5 Common Crypto Scams And How To Avoid Them

Security Apr 7, 2022

As the popularity of Web3 has climbed over the past year, so too has the number of scams and phishing attempts associated with various crypto products.

According to the 2022 Crypto Crime Report report from Chainalysis, over $7.7 billion worth of cryptocurrency was taken from crypto scam victims worldwide. As more and more people try to understand crypto, scammers blend into the scene with claims that may seem plausible to the untrained eye.

CoinList users should be on the lookout for bad actors who impersonate CoinList staff to gain your trust and steal valuable information from you. These messages come in many different styles and include elements that make it hard to distinguish them from legitimate CoinList messages. Given that people do fall victim to these scams sometimes, we wanted to offer some tips on how to identify and avoid scams.

Let’s dive in.

1/ Selling “Fully Verified” Accounts Scams: We are seeing a growing trend on social media of people wanting to buy and sell CoinList accounts — a practice that is strictly prohibited on CoinList and will result in termination of the account(s) involved and loss of access to the CoinList platform. These scamming sellers find ways to manage accounts after purportedly selling them, resulting in an irreversible loss of funds for the purported buyer.

A malicious seller could even attempt to hold an account for ransom by attempting to regain access to a “sold” CoinList account. CoinList will not be able to assist you in recovering assets in either of the above situations. Account sellers prey on the very same people that CoinList is intended to help, leaving them to suffer the consequences of engaging in fraudulent activities.

  • How to protect yourself: Do not buy or sell CoinList accounts.

2/ Employment Scams: We’ve seen fraudsters impersonate CoinList recruiters with fake job offers to steal personal information from job seekers. Most frequently, the scammers will reach out to individuals on email or WhatsApp who have posted their resumes online, and ask for the “applicant” to go through a KYC or onboarding flow where they are asked to provide confidential personal information like passport or ID as part of the application process. They then try to create fake CoinList accounts with the stolen identity and resell those fake accounts to other victims. After getting the personal information, the scammer blocks the job-seeker on WhatsApp and the phone number suddenly becomes unreachable.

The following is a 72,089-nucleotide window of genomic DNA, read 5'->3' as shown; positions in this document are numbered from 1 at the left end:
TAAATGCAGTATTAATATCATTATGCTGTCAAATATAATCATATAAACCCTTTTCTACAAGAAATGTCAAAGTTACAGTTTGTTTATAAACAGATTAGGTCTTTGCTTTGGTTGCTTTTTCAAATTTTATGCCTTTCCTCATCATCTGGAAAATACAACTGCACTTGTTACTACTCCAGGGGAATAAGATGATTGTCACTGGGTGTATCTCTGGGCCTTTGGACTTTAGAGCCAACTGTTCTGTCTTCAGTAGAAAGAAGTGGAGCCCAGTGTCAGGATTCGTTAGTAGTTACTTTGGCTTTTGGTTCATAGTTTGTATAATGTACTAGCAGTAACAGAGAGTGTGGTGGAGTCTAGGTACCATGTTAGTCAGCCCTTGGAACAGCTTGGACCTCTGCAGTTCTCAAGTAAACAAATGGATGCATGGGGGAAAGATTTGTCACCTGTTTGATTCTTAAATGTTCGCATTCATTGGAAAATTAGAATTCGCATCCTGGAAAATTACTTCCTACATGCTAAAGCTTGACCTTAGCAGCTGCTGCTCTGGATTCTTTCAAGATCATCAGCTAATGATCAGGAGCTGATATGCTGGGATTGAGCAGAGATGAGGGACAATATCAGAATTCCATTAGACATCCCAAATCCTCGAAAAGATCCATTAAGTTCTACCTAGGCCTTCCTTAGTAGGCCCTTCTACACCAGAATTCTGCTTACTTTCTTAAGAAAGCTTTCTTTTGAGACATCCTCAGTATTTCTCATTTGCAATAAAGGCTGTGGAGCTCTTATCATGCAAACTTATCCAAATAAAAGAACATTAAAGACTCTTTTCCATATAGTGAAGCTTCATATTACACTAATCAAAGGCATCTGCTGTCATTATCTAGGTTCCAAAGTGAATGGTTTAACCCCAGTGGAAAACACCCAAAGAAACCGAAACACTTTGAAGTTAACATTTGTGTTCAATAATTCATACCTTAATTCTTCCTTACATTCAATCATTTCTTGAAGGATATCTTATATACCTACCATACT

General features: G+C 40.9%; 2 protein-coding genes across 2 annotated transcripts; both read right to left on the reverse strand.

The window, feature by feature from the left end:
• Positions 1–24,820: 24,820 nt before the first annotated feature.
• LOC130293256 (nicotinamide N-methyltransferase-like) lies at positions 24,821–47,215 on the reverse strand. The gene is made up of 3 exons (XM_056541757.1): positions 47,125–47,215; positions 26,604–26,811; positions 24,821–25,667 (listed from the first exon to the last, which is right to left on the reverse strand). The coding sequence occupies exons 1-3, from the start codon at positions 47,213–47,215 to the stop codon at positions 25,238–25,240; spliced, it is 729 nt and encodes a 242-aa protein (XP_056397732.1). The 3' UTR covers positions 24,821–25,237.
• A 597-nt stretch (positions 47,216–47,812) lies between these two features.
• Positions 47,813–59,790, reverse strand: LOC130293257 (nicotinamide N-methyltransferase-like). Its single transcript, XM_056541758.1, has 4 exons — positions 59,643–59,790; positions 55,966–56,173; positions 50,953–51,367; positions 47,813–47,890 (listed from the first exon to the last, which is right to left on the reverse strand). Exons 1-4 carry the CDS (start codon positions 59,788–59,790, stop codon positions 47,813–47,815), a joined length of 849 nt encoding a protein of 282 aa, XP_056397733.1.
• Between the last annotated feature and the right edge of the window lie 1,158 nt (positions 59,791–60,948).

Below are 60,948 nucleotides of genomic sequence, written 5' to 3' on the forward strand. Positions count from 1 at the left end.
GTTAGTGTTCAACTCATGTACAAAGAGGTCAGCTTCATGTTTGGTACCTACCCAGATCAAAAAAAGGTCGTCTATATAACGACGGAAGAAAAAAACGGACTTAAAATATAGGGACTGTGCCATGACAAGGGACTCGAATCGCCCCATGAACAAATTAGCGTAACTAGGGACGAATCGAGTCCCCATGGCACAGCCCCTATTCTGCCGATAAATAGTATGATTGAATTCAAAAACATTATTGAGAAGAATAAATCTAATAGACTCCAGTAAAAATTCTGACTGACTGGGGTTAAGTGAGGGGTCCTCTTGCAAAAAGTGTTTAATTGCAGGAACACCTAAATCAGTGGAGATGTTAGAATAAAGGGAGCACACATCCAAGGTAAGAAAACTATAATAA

• How to protect yourself: Never reply to any text, Telegram, or Whatsapp message from anyone who claims to be a CoinList recruiter. We will never ask you to pass KYC, create any accounts, or send funds to any wallet address as part of the recruiting process. All legitimate communications with CoinList recruiters will come from @coinlist.co email addresses. Please report any impersonations or fake job recruitment scams to security@coinlist.co.

3/ Phishing Scams: We’re seeing an increase of malicious websites impersonating CoinList, especially around token sales. These websites are designed to trick you into entering your login credentials and multi-factor authentication codes. They are distributed through various methods, including email, SMS text messages, social media, and advertisements on search engines. The website URLs often just change one letter, symbol, or number to convince you that you are interacting with a trusted source.

  • How to protect yourself: Always make sure you’re accessing CoinList from www.coinlist.co directly. We will never ask you to share your password, multi-factor authentication codes, or private keys. Utilizing your browser’s bookmark function to access CoinList is a great way to protect yourself from URL typos.

4/ Telegram Scams: Scammers will impersonate CoinList employees claiming they can assist you with your account. We have seen cases where the scammers pressure real CoinList users into sending digital currency to their external wallets in exchange for the tokens from a sale that the account holder participated in.

  • How to protect yourself: CoinList does not provide support through Telegram at the moment. We will never ask you to send digital currency to an external wallet to fund your token sale purchase. All token sale purchases are funded through your CoinList account.

5/ Investment Scams: Scammers will promise big payouts, quick money, or guaranteed returns with little to no risk. They will encourage you to buy cryptocurrency through an exchange or request that you send money to a company for them to invest on your behalf. The profits or losses shown will be through a fake website, and eventually, you will be unable to withdraw any money. The scammers will make excuses for why withdrawals are delayed and finally disappear, and your money is gone.

  • How to protect yourself: Be skeptical of websites or services guaranteeing  unrealistic outcomes. Research the organization, and watch for grammatical errors in communications. If it sounds too good to be true, it usually is.


When scammers gain access to funds through text message, email, or social media scams, there is little CoinList or anyone can do to recover it, as most cryptocurrency transactions are irreversible. That said, if you think you have been a victim of a scam, please let us know by submitting a ticket through our support portal. While we may not be able to assist you in recovering assets, we will take steps to try to prevent other members of our community from being scammed. Thank you for being part of the CoinList community.

Stay safe.

Legal Disclaimer

This email is being distributed by Amalgamated Token Services Inc., dba “CoinList,” or one of its subsidiaries. Use of the CoinList website is subject to certain disclosures, restrictions and risks available here.

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